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EXS. 1994;69:479-93.

The origin and evolution of species differences in Escherichia coli and Salmonella typhimurium.

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Department of Biology, University of Rochester, NY 14627.


Since diverging from a common ancestor some 120 million years, Escherichia coli and Salmonella typhimurium have accumulated numerous phenotypic characteristics which have traditionally been used to distinguish these enteric species. While most of the genetic differences between these species are due to the accumulation of point mutations, the majority of the observed variation in phenotypic characters is attributable to segments of the genome confined to only one of the species. We have analyzed the map positions, G+C contents, nucleotide sequences and functions of regions unique to the Salmonella chromosome in an attempt to determine the ancestry of species-specific sequences. Some of the Salmonella-specific regions had uncharacteristically low base compositions and contained open reading frames of atypical codon usage patterns suggesting that portions of the genome were acquired by horizontal transfer from distantly-related bacterial species. The role of these species-specific sequences was assayed by constructing mutant strains harboring deletions in the corresponding regions of the genome. Several functions were ascribed to these unique portions of the Salmonella chromosome, including one encoding proteins involved in virulence and invasion of host epithelial cells.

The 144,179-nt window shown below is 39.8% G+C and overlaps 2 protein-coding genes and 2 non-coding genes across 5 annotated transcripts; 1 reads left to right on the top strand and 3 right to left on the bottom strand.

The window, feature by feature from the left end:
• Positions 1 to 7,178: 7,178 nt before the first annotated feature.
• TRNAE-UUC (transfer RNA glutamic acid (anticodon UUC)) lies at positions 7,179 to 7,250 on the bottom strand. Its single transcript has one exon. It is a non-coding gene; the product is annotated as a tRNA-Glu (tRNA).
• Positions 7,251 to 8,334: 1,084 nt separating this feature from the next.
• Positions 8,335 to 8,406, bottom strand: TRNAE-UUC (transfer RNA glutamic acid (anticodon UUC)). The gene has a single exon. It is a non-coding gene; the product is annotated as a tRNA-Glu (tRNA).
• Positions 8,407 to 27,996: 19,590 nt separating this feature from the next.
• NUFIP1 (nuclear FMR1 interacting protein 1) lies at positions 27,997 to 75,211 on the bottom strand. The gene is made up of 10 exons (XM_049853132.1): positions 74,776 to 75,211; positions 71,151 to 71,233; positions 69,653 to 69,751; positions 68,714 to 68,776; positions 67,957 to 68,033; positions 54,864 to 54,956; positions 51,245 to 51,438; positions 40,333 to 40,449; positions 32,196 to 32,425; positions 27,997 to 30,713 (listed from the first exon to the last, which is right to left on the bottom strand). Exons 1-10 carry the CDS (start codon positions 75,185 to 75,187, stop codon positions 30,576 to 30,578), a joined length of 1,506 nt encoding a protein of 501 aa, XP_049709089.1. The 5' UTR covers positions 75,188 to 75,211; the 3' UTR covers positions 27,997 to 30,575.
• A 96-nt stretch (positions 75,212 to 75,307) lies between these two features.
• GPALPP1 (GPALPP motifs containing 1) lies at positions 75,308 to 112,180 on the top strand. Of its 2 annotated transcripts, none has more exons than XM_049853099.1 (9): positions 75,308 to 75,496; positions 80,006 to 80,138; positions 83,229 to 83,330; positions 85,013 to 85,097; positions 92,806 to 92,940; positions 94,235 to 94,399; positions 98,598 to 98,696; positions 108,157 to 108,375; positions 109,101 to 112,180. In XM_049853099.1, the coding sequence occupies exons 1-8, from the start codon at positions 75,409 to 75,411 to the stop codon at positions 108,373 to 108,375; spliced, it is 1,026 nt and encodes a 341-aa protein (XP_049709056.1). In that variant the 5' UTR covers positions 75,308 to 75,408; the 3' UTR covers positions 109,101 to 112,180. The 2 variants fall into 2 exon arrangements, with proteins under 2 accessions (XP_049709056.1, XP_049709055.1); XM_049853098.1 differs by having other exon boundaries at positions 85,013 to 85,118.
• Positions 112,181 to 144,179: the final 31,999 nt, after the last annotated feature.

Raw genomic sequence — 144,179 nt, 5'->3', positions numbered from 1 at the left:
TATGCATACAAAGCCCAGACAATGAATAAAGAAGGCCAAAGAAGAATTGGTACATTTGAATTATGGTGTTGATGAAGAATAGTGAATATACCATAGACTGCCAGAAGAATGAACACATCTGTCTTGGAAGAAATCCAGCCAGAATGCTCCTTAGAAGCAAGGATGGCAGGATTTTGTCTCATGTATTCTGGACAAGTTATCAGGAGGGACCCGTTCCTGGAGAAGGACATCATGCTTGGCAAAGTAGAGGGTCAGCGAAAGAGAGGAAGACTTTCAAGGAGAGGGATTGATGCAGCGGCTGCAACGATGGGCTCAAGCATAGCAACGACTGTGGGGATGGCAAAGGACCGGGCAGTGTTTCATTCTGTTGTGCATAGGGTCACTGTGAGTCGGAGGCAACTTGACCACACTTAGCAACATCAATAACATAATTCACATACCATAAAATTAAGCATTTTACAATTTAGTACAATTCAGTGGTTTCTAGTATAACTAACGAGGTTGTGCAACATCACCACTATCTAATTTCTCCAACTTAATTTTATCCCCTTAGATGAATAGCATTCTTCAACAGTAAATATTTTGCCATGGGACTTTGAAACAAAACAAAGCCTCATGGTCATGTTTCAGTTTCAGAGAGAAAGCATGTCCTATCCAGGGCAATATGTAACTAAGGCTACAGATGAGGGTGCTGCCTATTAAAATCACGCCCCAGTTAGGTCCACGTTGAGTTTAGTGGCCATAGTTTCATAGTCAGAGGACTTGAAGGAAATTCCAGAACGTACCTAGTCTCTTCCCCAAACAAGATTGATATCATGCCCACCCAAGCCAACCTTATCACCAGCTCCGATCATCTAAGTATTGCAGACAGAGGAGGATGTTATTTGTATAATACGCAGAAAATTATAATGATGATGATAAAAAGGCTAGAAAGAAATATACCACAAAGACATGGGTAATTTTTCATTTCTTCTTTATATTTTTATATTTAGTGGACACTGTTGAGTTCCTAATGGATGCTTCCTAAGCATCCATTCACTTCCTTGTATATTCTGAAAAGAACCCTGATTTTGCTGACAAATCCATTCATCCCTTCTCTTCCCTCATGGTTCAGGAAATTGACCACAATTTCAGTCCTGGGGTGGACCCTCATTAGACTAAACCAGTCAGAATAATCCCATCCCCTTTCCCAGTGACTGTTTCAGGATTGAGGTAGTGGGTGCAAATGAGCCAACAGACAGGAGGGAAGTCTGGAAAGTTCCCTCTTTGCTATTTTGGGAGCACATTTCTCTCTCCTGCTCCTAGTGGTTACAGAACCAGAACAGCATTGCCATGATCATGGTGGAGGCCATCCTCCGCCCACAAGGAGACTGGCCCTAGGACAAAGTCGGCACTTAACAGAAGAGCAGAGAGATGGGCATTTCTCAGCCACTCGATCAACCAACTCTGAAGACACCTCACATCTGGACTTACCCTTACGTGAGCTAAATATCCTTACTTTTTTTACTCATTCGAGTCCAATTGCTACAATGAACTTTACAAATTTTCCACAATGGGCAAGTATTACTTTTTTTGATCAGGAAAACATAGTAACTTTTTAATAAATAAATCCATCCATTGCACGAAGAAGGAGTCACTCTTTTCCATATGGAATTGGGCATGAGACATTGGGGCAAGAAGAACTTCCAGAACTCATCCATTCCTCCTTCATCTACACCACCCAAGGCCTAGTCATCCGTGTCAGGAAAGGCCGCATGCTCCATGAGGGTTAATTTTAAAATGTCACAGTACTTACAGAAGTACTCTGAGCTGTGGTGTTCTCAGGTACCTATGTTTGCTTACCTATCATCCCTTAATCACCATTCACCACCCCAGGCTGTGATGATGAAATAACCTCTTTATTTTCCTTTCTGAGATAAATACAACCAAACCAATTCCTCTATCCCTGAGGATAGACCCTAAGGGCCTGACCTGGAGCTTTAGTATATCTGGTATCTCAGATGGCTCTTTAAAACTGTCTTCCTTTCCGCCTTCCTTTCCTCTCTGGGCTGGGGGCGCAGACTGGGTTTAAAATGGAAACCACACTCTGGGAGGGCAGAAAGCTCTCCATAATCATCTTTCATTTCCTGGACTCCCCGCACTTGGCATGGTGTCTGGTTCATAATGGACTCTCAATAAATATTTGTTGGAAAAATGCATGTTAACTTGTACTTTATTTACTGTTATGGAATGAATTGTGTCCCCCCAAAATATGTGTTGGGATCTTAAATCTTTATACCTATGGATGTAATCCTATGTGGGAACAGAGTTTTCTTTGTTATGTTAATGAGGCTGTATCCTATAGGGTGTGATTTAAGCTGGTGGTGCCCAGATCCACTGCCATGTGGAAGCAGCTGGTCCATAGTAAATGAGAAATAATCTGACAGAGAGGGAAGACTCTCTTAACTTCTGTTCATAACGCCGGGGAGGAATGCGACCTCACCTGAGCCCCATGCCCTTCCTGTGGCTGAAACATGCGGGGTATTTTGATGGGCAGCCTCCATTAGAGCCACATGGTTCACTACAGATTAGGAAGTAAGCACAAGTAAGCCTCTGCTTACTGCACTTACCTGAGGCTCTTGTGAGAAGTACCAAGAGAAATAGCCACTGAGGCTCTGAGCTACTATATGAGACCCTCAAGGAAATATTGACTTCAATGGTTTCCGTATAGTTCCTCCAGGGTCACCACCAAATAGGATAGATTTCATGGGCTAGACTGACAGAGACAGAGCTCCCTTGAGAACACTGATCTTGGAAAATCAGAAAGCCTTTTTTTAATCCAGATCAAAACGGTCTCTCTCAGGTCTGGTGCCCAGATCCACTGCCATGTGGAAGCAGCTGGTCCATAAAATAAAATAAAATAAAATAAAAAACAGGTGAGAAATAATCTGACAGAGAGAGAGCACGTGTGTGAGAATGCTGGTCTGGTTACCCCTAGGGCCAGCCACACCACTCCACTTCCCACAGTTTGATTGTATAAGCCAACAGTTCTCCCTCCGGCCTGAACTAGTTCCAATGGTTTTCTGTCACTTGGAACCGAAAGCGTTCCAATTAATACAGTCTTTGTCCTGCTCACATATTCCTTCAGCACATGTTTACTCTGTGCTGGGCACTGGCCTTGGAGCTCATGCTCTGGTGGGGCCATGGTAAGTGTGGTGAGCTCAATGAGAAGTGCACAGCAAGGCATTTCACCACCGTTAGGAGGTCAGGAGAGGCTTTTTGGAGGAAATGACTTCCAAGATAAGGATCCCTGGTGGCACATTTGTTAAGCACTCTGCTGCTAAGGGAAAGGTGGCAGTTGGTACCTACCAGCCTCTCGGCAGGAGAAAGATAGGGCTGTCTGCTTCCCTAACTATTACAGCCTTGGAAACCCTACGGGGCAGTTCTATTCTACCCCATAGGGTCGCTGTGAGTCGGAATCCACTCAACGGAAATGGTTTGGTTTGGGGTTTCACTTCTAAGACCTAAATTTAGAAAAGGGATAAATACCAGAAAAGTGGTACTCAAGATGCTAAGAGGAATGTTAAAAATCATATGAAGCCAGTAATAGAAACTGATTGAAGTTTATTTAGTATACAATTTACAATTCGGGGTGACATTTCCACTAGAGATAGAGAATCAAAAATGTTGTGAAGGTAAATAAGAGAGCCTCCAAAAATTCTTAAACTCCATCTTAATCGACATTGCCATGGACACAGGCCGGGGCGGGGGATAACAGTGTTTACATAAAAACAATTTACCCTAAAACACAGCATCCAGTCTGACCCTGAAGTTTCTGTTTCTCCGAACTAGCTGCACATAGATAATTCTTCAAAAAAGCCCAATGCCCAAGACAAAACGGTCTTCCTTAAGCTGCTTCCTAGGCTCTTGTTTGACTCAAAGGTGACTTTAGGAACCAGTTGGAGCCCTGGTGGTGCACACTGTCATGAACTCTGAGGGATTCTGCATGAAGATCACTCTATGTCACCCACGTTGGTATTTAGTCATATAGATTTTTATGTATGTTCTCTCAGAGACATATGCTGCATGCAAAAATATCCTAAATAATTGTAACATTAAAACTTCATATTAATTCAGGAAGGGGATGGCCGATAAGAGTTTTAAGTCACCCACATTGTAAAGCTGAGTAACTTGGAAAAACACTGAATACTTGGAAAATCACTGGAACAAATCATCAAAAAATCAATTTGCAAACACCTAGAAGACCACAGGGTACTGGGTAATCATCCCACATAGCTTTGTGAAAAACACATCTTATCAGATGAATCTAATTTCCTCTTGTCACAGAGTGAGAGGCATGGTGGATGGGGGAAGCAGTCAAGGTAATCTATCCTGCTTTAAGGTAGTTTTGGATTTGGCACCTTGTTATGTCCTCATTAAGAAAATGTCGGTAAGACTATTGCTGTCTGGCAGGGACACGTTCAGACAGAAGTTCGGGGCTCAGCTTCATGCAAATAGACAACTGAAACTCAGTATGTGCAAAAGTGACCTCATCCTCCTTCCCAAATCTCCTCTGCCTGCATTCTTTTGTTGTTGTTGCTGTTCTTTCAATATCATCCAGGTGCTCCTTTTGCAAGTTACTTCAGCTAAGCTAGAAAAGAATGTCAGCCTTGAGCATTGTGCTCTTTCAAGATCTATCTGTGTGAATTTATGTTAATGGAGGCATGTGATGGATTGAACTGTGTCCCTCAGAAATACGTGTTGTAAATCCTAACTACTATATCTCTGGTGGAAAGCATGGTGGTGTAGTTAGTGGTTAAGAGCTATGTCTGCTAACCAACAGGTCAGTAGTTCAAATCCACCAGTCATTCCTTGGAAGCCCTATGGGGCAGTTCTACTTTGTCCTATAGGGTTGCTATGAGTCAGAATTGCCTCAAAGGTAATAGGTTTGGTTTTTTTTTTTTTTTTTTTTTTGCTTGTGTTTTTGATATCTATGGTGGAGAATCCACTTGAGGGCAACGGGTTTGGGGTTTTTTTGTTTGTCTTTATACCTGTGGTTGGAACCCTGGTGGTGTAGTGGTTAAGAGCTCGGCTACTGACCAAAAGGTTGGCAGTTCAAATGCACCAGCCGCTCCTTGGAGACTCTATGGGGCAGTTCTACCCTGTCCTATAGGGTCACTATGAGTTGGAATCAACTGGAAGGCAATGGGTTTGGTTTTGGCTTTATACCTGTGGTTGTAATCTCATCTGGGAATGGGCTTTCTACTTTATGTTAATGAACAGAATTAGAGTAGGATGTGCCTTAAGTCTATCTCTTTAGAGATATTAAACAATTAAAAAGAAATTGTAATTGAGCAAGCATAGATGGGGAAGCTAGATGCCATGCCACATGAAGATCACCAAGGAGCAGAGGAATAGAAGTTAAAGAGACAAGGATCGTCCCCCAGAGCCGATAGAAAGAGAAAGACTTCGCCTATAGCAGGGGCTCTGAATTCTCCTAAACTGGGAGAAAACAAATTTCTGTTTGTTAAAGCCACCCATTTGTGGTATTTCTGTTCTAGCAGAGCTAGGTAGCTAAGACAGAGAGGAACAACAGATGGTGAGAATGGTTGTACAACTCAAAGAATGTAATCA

[Indexed for MEDLINE]

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